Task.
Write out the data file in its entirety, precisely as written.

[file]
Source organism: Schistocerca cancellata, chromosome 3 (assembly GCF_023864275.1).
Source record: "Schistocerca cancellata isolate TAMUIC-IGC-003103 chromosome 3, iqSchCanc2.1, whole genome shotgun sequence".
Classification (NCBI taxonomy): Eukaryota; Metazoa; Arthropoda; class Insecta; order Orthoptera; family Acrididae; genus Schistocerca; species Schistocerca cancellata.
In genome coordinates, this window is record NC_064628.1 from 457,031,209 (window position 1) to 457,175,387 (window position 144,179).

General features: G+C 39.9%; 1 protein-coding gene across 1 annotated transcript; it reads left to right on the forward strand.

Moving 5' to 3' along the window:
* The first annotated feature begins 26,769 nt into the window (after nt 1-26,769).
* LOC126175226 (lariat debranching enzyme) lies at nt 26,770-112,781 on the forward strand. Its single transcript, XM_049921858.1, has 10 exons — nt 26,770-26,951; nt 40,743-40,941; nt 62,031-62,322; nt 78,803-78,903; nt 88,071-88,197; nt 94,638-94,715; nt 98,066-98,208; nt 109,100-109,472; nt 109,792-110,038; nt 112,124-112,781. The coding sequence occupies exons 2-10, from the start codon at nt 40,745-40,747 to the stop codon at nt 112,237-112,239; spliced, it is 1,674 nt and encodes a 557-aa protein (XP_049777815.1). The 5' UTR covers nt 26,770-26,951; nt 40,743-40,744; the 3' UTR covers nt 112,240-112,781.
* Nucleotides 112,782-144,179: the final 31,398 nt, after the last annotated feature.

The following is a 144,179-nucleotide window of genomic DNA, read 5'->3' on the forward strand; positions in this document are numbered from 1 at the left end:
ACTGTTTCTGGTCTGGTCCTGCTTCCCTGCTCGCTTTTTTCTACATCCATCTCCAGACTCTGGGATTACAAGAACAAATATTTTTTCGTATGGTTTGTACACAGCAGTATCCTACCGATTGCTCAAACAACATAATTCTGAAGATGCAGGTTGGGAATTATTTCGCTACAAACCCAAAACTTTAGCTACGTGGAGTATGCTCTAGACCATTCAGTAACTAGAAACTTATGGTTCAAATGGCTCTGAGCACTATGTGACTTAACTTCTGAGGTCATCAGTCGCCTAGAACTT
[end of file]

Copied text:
Source organism: Schistocerca cancellata, chromosome 3 (assembly GCF_023864275.1).
Source record: "Schistocerca cancellata isolate TAMUIC-IGC-003103 chromosome 3, iqSchCanc2.1, whole genome shotgun sequence".
Classification (NCBI taxonomy): Eukaryota; Metazoa; Arthropoda; class Insecta; order Orthoptera; family Acrididae; genus Schistocerca; species Schistocerca cancellata.
In genome coordinates, this window is record NC_064628.1 from 457,031,209 (window position 1) to 457,175,387 (window position 144,179).

General features: G+C 39.9%; 1 protein-coding gene across 1 annotated transcript; it reads left to right on the forward strand.

Moving 5' to 3' along the window:
* The first annotated feature begins 26,769 nt into the window (after nt 1-26,769).
* LOC126175226 (lariat debranching enzyme) lies at nt 26,770-112,781 on the forward strand. Its single transcript, XM_049921858.1, has 10 exons — nt 26,770-26,951; nt 40,743-40,941; nt 62,031-62,322; nt 78,803-78,903; nt 88,071-88,197; nt 94,638-94,715; nt 98,066-98,208; nt 109,100-109,472; nt 109,792-110,038; nt 112,124-112,781. The coding sequence occupies exons 2-10, from the start codon at nt 40,745-40,747 to the stop codon at nt 112,237-112,239; spliced, it is 1,674 nt and encodes a 557-aa protein (XP_049777815.1). The 5' UTR covers nt 26,770-26,951; nt 40,743-40,744; the 3' UTR covers nt 112,240-112,781.
* Nucleotides 112,782-144,179: the final 31,398 nt, after the last annotated feature.

The following is a 144,179-nucleotide window of genomic DNA, read 5'->3' on the forward strand; positions in this document are numbered from 1 at the left end:
ACTGTTTCTGGTCTGGTCCTGCTTCCCTGCTCGCTTTTTTCTACATCCATCTCCAGACTCTGGGATTACAAGAACAAATATTTTTTCGTATGGTTTGTACACAGCAGTATCCTACCGATTGCTCAAACAACATAATTCTGAAGATGCAGGTTGGGAATTATTTCGCTACAAACCCAAAACTTTAGCTACGTGGAGTATGCTCTAGACCATTCAGTAACTAGAAACTTATGGTTCAAATGGCTCTGAGCACTATGTGACTTAACTTCTGAGGTCATCAGTCGCCTAGAACTT